Friday, 27 April 2012


Point of note.  
I refuse to call this film by the British title  Marvel Avengers Assemble which was used because the studio decided that British audiences are so stupid that they might confuse this highly publicised film with the acclaimed British TV series which was later turned into a rubbish film with Sean Connery.

My third visit to the cinema in ten days. I can't remember the last time I went that often in a year never mind a week and half. Still, Tuesday was The Hunger Games of which I'd read and loved the book (see previous post). The week before that was The Cabin In The Woods co-written, produced, second unit directed by Joss Whedon a cult hero who not entirely coincidentally wrote and directed The Avengers.

Avid admirers of Whedon are referred to as Whedonites, people who dote religiously on everything he does and says. He is their god. He is not mine. I have not and nor have I ever been a Whedonite. Whedonites should also not be confused with Deadites (referred to briefly in Cabin). I am not nor have I ever been a Deadite who are white-eyed sadistic demons. Equally, Deadites should not be confused with Deadheads. Deadheads worship at the shrine of Jerry Garcia and in front of the altar of legendary jam band The Grateful Dead. Deadheads await the 113th 4-CD live box set, this one of of the legendary (they are all leg-en-dary!) complete set at the Dopeheads Palace, Limabean, Cal., 11/31/78) and who will go into spasms of ecstasy if they hear two notes played completely differently from any other of the 34 versions of Sugaree they own. I am not nor.. Oh hell, I admit it, I'm in recovery. I'm also prone to bouts of Whedonitis which is less harmful than being a Whedonite.

There. Glad we got that straight.

The Review.

I suppose you won't settle for: the best super-hero movie ever! 

Thought not. 

Incidentally, that is not synonymous with best ever movie based on a comic/graphic novel. Comics are a medium just like cinema and novels. Comics/graphic novels can contain all the range of any story-telling medium but in its own unique way. Just this morning I read a graphic novel which blended autobiography with the story of James Joyce's daughter Lucia. (Expect a review here soon.)

Unlike most directors for whom a super-hero movie is just another job of work, Whedon knows super-hero comics. He is a fan. He wrote the best ever limited series of X-men (see previous posts) so he can not only talk the talk, he can walk the walk. He knows what fans want to see and he knows how to deliver it but in a way that will also sucker in a general audience. And this is how he does it.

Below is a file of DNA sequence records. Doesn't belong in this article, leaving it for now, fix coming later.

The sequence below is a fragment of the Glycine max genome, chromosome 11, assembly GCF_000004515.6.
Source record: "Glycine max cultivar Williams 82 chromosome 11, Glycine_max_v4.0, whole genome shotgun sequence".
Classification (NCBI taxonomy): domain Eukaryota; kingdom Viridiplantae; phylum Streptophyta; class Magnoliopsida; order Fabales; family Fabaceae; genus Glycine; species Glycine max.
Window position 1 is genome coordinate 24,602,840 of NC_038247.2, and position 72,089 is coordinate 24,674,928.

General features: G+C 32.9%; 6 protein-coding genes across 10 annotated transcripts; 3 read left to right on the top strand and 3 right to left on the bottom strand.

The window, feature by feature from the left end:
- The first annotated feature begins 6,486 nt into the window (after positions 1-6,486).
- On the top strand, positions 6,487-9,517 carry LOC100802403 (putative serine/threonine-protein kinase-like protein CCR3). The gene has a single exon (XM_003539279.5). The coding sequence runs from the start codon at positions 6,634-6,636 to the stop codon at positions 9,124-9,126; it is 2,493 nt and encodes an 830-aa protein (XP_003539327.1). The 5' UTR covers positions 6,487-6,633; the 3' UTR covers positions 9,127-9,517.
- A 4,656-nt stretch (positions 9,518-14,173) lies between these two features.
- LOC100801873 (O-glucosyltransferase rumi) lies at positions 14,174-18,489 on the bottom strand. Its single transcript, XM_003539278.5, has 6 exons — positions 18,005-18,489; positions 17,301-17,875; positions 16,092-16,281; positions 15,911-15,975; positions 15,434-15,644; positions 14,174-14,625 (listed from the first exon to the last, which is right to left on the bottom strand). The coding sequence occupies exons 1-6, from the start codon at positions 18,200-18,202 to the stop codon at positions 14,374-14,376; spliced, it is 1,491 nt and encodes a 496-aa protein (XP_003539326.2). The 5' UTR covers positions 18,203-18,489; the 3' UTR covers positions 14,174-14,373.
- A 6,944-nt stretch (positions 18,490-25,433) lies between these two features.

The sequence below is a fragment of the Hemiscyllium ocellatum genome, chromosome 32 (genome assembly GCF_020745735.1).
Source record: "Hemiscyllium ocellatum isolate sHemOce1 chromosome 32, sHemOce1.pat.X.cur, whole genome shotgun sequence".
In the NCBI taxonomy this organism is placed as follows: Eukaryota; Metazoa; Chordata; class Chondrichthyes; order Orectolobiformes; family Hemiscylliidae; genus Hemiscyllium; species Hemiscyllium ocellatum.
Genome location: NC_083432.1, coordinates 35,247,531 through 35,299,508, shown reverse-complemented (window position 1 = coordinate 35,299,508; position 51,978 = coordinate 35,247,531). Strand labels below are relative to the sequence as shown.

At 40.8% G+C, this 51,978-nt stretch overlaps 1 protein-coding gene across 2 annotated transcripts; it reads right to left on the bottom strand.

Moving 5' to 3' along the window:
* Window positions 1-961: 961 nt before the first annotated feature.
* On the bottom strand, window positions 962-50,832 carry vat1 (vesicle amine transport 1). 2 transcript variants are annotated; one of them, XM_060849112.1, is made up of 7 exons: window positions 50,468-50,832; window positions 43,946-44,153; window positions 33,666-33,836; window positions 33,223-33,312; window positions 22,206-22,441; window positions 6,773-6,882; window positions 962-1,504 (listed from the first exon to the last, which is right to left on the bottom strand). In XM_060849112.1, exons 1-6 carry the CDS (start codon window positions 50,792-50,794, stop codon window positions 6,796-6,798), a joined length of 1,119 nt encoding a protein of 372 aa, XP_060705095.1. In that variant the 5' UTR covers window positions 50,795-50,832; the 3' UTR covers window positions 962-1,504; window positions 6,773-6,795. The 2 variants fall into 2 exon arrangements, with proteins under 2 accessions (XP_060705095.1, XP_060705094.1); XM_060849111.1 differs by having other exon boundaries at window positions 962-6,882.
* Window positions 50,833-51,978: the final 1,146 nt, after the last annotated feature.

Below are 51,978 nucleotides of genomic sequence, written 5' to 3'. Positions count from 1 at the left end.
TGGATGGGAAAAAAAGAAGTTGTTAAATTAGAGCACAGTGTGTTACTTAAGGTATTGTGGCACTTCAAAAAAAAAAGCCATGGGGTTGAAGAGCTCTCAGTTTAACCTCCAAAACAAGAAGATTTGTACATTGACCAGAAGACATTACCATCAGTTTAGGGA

Open with a set-piece, segue into character bits, have another set piece, more character/plot development stuff before building to a massive climax. Anyone going to see this film will like as not be familiar with the Iron Man, Captain America, and Thor movies so their characters have been established but they've never met. Whedon gets things going by having IM wind up Thor and Cap. Then he gives the fanboys what they want -Iron Man versus Thor. There are several setpieces like this which I won't mention except to say the special effects really are special. This is real super-hero battles from the comics come to life. Whedon also answers the perennial fanboy question: who's stronger, Thor or Hulk? Whedon's version of Hulk is the best yet and the Hulk gets in two visual gags and one verbal which had the entire audience laughing loudly when I saw it. (Okay, there were only seven of us and it did start at 10.30 in the morning). He introduces new and relatively new characters of the Black Widow and Hawkeye, both ably played by Scarlet Johansen and Jeremy Renner. The actor who plays Bruce Banner is also good.

The time flies by as Whedon builds to an enormous climax when Loki and the alien Chitauri invade New York. This really is spectacular, breathtaking and every other cliche you can think of.

This is not just the best super-hero movie ever it's a perfect super-hero movie. Whedon does everything right by giving the audience what they'd find in a good mainstream super-hero comic and making it real. Except for romance. There isn't time for any of that but it would only get in the way.

Lastly: 3-D or not 3-D? I'm glad I saw it that way but it didn't add a great deal, something, yes, but not that the film wouldn't be just as good without it.

And Whedon, with The Avengers which is deservedly going to be a massive worldwide success, he's firmly in the big time where he belongs.

No comments: